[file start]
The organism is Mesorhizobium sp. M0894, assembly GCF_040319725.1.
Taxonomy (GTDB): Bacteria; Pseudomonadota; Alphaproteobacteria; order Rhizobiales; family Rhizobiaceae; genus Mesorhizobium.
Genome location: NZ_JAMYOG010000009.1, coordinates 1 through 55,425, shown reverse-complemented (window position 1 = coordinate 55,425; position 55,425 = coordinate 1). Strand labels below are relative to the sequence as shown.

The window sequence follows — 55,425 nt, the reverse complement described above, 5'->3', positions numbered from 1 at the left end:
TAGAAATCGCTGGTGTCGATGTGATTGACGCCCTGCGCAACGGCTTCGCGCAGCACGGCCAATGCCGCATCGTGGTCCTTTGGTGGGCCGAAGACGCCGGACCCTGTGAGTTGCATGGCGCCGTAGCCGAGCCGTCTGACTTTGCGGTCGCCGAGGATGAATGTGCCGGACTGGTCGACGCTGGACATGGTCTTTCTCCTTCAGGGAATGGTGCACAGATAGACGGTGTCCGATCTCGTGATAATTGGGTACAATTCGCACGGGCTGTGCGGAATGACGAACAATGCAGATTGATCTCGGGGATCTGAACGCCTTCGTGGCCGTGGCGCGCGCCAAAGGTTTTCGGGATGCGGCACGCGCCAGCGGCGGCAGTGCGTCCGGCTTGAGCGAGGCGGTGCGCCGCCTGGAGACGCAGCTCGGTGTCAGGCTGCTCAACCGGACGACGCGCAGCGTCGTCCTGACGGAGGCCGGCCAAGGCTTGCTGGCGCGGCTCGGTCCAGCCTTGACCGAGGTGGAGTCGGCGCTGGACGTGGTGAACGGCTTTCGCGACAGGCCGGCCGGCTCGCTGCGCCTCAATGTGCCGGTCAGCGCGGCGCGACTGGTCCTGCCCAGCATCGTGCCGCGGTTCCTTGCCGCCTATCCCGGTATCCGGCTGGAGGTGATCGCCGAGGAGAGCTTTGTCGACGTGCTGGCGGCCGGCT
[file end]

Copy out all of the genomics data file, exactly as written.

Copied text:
The organism is Mesorhizobium sp. M0894, assembly GCF_040319725.1.
Taxonomy (GTDB): Bacteria; Pseudomonadota; Alphaproteobacteria; order Rhizobiales; family Rhizobiaceae; genus Mesorhizobium.
Genome location: NZ_JAMYOG010000009.1, coordinates 1 through 55,425, shown reverse-complemented (window position 1 = coordinate 55,425; position 55,425 = coordinate 1). Strand labels below are relative to the sequence as shown.

The window sequence follows — 55,425 nt, the reverse complement described above, 5'->3', positions numbered from 1 at the left end:
TAGAAATCGCTGGTGTCGATGTGATTGACGCCCTGCGCAACGGCTTCGCGCAGCACGGCCAATGCCGCATCGTGGTCCTTTGGTGGGCCGAAGACGCCGGACCCTGTGAGTTGCATGGCGCCGTAGCCGAGCCGTCTGACTTTGCGGTCGCCGAGGATGAATGTGCCGGACTGGTCGACGCTGGACATGGTCTTTCTCCTTCAGGGAATGGTGCACAGATAGACGGTGTCCGATCTCGTGATAATTGGGTACAATTCGCACGGGCTGTGCGGAATGACGAACAATGCAGATTGATCTCGGGGATCTGAACGCCTTCGTGGCCGTGGCGCGCGCCAAAGGTTTTCGGGATGCGGCACGCGCCAGCGGCGGCAGTGCGTCCGGCTTGAGCGAGGCGGTGCGCCGCCTGGAGACGCAGCTCGGTGTCAGGCTGCTCAACCGGACGACGCGCAGCGTCGTCCTGACGGAGGCCGGCCAAGGCTTGCTGGCGCGGCTCGGTCCAGCCTTGACCGAGGTGGAGTCGGCGCTGGACGTGGTGAACGGCTTTCGCGACAGGCCGGCCGGCTCGCTGCGCCTCAATGTGCCGGTCAGCGCGGCGCGACTGGTCCTGCCCAGCATCGTGCCGCGGTTCCTTGCCGCCTATCCCGGTATCCGGCTGGAGGTGATCGCCGAGGAGAGCTTTGTCGACGTGCTGGCGGCCGGCT